This way of thinking is in line with the move toward businesses taking on a greater social consciousness and moving from profit to purpose. According to Michael Porter, Director of the Institute of Strategy and Competitiveness at Harvard Business School, there is a fundamental opportunity for businesses to solve social problems. It makes sense for food businesses to solve social problems connected to food or for which food can be a solution – such as social isolation, poor diets and obesity – as a means of creating shared value with consumers.


2. GENERATE TRUST

While much attention is given to transparency as a driver of consumer trust, and this is an important element, the consumer trust model developed by The Center for Food Integrity shows that communicating with values is three to five times more effective in generating trust than communicating facts alone.

This means that providing more information about what’s in food, where it comes from and how it is made, which is primarily a fact-based exercise, can be complemented by developing food-related values and communicating with consumers through these values. A good example are the values and commitments outlined by Whole Foods Market in the USA, which was recently purchased by Amazon for $14 billion.

3. LEAD YOUR TRIBES

Following can have its benefits such as cost saving from risk reduction and a greater level of confidence when launching something new. But when it comes to health and nutrition, following without understanding carries a high degree of risk.

For example, the significant number of health-related claims attributed to coconut oil over recent years have being nullified by a review undertaken by the American Heart Association in June this year. Eventually the hype that surrounds health-related trends that lack substantiation dies down and leaves companies looking for the next “big thing”.

Rather than following what consumers say they want or what competitors are doing, in the future more companies will take on leadership roles to genuinely help consumers improve their eating habits. This is in line with the corporate social responsibility of food businesses that operate in an environment where two in three adults are overweight or obese and 30-40 per cent of daily kilojoule intake in children and adolescents comes from discretionary foods.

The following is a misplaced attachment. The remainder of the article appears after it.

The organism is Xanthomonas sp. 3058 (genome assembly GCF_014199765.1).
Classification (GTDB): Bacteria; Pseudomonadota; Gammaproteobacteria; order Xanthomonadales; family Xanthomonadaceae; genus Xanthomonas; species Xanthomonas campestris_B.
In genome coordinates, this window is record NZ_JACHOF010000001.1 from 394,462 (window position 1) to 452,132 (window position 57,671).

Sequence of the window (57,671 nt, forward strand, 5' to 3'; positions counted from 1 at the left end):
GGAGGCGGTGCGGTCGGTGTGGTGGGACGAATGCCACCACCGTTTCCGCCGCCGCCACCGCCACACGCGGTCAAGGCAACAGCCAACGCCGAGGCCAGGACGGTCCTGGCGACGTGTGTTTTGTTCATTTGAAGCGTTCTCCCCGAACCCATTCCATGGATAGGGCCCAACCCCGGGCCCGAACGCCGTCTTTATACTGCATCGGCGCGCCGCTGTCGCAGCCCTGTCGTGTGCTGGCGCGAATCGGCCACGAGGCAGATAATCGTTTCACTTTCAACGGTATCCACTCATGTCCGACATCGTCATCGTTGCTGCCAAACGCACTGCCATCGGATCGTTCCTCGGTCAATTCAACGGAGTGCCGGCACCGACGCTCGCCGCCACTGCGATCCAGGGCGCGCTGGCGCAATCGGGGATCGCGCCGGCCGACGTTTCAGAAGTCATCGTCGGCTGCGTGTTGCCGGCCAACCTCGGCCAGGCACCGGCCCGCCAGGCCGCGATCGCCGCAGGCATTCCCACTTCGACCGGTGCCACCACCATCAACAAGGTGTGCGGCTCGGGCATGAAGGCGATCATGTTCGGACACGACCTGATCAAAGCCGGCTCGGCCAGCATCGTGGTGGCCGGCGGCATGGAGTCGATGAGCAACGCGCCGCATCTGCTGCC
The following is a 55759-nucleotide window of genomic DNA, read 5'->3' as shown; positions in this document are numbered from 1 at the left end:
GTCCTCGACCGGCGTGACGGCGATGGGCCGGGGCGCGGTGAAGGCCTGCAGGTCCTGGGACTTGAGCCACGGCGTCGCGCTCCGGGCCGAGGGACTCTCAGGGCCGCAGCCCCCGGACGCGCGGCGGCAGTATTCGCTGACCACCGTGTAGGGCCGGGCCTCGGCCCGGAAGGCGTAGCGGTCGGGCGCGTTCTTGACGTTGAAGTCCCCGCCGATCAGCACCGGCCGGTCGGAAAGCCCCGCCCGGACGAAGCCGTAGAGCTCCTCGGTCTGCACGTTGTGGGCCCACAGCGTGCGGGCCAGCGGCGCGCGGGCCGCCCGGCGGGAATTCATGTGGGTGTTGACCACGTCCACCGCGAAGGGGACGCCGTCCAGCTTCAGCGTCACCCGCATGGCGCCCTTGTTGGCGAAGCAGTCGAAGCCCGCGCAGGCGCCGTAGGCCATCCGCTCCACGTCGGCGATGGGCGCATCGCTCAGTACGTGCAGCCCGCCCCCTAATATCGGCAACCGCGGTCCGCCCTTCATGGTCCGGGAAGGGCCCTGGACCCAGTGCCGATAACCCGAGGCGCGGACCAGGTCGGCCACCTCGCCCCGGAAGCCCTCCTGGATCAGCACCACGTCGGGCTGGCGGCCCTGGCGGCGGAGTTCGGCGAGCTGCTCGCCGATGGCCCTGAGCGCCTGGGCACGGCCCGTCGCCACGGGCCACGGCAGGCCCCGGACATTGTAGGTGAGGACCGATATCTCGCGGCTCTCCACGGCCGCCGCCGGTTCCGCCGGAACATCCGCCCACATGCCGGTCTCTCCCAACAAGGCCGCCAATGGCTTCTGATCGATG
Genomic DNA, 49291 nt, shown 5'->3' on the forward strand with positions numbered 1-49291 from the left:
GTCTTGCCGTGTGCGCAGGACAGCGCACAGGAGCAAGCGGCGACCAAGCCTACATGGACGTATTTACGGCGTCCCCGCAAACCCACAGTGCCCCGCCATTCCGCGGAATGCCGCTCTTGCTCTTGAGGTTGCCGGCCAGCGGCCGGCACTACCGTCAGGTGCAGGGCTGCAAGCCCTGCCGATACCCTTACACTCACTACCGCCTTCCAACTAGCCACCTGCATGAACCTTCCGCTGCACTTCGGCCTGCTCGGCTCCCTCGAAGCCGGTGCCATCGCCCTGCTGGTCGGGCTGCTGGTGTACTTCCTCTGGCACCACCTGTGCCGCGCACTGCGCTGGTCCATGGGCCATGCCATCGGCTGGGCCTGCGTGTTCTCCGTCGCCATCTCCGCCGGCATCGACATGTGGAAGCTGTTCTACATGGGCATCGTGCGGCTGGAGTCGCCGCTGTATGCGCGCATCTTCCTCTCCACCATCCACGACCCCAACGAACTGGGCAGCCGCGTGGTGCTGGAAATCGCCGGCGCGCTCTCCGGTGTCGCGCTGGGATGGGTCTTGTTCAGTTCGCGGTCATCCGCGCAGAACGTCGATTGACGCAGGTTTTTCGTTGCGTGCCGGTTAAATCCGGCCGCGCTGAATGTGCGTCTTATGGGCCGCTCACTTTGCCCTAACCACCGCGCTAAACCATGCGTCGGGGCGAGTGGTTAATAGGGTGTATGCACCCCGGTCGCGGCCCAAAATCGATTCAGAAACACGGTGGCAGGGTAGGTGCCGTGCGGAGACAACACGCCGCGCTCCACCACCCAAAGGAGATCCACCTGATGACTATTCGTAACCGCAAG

Mike Lee, founder of The Future Market, a futurist food project based in New York that explores how we will produce and shop for food over the next 25 years, said that people want better food not better marketing.

Now more than ever the product matters more than the packaging, and to get it right product developers may need to collaborate with food designers, chefs, farmers, and dietitians to create food that’s genuinely better for people and the planet, and contributes to company profit.

A real opportunity exists for food businesses to lead the way toward better health and better nutrition for the population. Of all the stakeholders who play in this space – government, NGOs, public health organisations and health professionals – the food industry has the greatest power and therefore potential to make the biggest difference.

People rely on the industry, and increasingly on food service and catering, to provide most of their day-to-day food and nutritional needs. Now is a pivotal time to focus on what really makes a difference to people’s health, and to make commitments in the areas that lead to the greatest changes. By doing this, we have the potential to look forward to a better future for our own health and wellbeing and that of future generations.

To request a copy of my white paper on Health & Nutrition Insights and the Future Consumer please visit www.sharonnatoli.com/books-white-papers/.
Sharon Natoli is the Founding Director of Food & Nutrition Australia. References for this article can be found on the AIFST website.